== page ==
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Articles by R.G. Ahmed
Total Records ( 2 ) for R.G. Ahmed
  R.G. Ahmed
  Because of the temperature is one of the most encountered stressful factors in the environment, it was deemed important to survey the literature for reports on high temperatures or hyperthermia exposure durations at which biological effects occur. Since that time, several method of heating the entire body have evolved, including the artificial induction of fever, the wrapping of an anesthetized patient in plastic and dipping them in hot wax and heating the blood supply. The aim of this review was to determine the changes in tissue temperature and the duration of this effect. In general, the higher the temperature or the longer the hyperthermia, the greater the chance for observing a perturbation to the biological effects. It appears reasonably well established that, short exposure to sharply-elevated temperatures result in a protective effect against further thermal insult; the generation of heat shock proteins by cells coincides with the onset of such "thermal protection". It can be concluded that, thermal damage increases as the time at an elevated temperature increases.
  Osama M. Ahmed , M. Bahgat and R.G. Ahmed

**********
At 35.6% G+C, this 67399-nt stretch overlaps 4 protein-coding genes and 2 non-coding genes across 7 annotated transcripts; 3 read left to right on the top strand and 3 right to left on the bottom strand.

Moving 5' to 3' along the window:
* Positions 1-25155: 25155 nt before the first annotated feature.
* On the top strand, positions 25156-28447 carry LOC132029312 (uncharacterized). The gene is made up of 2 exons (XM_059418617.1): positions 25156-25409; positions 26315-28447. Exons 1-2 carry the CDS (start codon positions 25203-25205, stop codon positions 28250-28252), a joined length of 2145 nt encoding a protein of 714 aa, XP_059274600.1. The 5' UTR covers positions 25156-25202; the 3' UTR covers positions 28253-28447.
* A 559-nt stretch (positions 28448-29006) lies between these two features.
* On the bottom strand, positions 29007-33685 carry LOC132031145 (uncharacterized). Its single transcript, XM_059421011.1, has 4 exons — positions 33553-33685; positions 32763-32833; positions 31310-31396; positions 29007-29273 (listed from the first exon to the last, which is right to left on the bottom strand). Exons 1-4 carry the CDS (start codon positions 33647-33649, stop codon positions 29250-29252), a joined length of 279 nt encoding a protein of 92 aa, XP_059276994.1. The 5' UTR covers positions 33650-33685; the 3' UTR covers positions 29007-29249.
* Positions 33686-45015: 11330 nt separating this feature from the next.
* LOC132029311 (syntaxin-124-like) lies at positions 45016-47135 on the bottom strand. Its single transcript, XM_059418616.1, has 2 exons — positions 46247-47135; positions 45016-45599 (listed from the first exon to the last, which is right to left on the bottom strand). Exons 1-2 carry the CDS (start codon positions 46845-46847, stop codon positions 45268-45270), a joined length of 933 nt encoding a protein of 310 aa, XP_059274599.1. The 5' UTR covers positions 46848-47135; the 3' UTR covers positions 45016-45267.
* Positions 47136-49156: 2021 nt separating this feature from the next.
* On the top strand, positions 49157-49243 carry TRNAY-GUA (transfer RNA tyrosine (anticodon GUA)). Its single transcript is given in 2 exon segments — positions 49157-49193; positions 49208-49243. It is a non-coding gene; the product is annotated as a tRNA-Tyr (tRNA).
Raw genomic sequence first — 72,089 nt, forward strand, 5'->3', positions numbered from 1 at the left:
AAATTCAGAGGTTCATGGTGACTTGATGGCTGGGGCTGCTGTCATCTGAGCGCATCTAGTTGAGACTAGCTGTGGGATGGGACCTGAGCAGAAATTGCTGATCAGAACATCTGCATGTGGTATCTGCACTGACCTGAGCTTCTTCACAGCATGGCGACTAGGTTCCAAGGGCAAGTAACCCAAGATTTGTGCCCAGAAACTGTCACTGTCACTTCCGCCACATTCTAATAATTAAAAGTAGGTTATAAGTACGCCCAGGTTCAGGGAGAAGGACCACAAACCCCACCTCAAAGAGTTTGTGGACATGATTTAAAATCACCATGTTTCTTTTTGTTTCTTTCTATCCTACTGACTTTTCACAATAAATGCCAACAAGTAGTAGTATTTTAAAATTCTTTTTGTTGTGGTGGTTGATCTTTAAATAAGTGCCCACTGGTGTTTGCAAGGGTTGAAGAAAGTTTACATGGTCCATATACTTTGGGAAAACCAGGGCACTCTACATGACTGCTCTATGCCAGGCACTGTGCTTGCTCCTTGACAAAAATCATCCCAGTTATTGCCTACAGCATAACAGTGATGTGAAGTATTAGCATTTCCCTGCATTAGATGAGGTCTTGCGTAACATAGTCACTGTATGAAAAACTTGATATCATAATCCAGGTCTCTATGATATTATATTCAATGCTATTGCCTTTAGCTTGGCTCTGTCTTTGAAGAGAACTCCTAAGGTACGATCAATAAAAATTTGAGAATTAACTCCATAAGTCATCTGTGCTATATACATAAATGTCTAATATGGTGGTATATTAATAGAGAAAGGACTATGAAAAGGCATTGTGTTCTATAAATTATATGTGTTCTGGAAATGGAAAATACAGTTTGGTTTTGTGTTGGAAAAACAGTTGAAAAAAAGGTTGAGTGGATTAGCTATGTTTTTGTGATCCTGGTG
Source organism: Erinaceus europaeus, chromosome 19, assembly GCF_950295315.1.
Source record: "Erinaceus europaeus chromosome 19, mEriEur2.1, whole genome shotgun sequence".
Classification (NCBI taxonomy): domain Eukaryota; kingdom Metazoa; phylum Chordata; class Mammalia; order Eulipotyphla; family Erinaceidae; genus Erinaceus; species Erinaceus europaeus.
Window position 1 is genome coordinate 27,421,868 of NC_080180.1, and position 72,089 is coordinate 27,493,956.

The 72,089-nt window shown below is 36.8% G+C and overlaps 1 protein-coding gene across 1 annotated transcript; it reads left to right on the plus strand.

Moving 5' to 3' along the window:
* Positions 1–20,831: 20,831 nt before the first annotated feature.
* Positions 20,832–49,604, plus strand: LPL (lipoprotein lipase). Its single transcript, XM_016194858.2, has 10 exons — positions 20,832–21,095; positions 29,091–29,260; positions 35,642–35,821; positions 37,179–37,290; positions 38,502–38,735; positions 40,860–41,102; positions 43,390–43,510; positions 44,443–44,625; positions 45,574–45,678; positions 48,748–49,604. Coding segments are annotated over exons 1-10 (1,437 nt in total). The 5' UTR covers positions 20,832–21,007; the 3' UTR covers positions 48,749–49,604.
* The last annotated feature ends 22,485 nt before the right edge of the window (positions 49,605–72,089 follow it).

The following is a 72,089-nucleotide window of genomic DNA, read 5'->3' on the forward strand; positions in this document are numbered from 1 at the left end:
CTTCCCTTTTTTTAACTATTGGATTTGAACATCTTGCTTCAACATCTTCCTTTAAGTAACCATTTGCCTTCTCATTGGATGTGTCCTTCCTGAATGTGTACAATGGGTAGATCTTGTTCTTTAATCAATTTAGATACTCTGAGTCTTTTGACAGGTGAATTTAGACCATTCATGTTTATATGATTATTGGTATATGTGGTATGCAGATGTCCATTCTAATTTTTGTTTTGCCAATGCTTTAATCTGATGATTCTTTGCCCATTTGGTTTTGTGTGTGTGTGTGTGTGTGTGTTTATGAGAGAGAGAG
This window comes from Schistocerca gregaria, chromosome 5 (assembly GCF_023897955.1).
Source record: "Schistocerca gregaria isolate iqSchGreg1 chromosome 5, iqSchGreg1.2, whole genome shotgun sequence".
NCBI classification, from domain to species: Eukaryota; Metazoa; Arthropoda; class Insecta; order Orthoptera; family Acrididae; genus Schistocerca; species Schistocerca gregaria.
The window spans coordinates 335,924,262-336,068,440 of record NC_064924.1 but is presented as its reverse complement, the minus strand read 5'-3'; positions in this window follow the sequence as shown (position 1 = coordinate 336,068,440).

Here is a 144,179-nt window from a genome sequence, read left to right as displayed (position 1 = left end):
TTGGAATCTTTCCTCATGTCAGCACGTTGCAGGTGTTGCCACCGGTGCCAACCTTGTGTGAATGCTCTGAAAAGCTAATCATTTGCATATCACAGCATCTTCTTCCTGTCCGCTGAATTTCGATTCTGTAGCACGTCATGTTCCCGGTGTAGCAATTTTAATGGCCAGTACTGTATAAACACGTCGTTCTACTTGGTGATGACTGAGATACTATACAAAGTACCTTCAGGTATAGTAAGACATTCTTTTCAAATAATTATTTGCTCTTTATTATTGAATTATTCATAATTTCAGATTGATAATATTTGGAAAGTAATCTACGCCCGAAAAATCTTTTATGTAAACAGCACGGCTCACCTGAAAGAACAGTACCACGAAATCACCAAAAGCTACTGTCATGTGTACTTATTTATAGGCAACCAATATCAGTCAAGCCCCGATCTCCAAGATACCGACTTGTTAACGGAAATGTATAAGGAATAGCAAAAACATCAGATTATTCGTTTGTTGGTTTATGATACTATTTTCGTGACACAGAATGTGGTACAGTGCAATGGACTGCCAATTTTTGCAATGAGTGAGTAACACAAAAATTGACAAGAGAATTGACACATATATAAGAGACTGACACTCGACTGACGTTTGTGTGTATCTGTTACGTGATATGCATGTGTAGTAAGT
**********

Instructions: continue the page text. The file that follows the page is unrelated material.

The normal monoamine [norepinephrine (NE), epinephrine (E), dopamine (DA) and serotonin (5-HT)] contents and cholinestrase (chE) activity were significantly and gradually increased with age progress between postnatal days 7 and 21 in cerebrum, cerebellum, medulla oblongata and spinal cord of rat newborns. The daily exposure of the newborns to 40±1°C for 2 h induced deteriorated effects and the withdrawal period of 7 days failed to return these altered variables to normal levels. On the other hand, the high temperature exerted its most potent decreased effect on monoamine contents at 21 days old. This decrease may be attributed to the elevated activity of monoamine oxidase and/or the decreased activity of the key enzymes responsible for monoamine synthesis. The chE activity exhibited different effects in the tested CNS regions as a result of high temperature exposure; the enzyme activity was decreased markedly at days 7, 14 and 21 in cerebellum and medulla oblongata and lowered only at days 7 and 14 in cerebrum and at day 14 in spinal cord. The subsequent withdrawal for 7 days beyond day 21 produced marked weakening of effect of high temperature exposure on monoamine contents in all examined CNS regions except NE and 5-HT contents in cerebellum and DA level in medulla oblongata. In spite of this attenuation, the values recorded in the withdrawal group were still significantly lower than the normal levels. On the other hand, the chE activity became more deleteriously affected at day 28 in the treated CNS regions except in the medulla oblongata where it was profoundly ameliorated after the withdrawal period.
 
 
 
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